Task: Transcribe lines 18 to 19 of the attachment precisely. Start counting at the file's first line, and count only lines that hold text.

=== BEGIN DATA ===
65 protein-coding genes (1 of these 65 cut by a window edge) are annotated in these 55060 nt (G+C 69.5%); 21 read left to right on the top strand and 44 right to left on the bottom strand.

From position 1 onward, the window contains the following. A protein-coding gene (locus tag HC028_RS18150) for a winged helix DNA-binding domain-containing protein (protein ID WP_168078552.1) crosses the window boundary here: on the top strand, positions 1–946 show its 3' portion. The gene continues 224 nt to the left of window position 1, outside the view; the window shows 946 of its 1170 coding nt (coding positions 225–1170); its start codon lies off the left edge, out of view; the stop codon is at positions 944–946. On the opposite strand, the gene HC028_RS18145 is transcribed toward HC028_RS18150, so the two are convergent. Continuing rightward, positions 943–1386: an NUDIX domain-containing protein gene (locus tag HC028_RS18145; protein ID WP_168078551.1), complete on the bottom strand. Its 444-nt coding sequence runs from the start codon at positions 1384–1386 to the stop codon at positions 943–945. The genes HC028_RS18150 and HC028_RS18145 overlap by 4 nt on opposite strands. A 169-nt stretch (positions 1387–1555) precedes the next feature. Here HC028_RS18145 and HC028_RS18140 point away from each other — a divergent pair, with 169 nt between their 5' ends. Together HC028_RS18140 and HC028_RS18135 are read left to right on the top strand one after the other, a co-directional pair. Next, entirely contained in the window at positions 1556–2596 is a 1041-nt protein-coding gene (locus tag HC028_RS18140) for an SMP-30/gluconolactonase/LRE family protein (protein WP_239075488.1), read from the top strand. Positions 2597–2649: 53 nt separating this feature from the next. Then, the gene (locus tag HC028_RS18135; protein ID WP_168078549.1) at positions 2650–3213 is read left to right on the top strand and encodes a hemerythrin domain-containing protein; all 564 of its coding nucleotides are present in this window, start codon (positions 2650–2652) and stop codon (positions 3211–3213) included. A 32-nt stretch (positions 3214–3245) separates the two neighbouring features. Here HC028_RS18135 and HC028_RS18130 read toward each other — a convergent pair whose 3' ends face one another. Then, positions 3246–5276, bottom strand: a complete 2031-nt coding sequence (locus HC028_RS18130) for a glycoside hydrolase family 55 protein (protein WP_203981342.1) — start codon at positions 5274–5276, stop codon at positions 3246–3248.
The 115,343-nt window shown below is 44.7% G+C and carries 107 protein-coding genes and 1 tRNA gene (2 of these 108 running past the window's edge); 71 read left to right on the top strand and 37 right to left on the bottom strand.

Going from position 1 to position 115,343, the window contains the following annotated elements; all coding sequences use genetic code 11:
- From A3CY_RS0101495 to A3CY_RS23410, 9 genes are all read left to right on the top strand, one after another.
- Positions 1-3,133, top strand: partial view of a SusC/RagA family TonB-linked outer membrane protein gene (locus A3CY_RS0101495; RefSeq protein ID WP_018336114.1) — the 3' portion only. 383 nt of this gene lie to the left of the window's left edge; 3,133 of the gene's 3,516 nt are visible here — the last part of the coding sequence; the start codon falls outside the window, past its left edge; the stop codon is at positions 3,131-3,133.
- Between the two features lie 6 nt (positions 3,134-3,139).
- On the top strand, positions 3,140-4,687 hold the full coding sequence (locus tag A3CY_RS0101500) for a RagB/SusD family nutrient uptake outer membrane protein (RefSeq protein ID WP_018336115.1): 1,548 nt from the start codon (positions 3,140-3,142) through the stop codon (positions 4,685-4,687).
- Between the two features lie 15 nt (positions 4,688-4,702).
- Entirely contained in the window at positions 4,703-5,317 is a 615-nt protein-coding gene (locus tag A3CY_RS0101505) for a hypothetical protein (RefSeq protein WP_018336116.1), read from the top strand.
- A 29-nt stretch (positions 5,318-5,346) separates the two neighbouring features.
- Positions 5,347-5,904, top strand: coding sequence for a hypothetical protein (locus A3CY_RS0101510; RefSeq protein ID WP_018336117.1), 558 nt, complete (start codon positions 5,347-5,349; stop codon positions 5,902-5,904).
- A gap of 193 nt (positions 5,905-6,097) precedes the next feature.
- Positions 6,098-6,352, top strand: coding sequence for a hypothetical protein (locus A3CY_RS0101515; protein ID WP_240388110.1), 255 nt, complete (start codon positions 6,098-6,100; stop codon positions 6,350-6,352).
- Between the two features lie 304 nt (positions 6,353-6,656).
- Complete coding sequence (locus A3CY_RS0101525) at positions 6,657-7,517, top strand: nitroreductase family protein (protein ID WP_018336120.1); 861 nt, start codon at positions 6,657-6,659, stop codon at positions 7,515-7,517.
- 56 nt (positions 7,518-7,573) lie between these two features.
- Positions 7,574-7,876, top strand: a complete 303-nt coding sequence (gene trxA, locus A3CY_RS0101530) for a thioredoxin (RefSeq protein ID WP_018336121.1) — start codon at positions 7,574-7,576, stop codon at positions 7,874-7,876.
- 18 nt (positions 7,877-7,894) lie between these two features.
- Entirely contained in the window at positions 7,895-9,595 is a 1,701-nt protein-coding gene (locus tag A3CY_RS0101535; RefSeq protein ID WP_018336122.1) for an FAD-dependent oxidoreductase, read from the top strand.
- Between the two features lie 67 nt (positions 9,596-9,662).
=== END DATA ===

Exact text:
- Positions 7,574-7,876, top strand: a complete 303-nt coding sequence (gene trxA, locus A3CY_RS0101530) for a thioredoxin (RefSeq protein ID WP_018336121.1) — start codon at positions 7,574-7,576, stop codon at positions 7,874-7,876.
- 18 nt (positions 7,877-7,894) lie between these two features.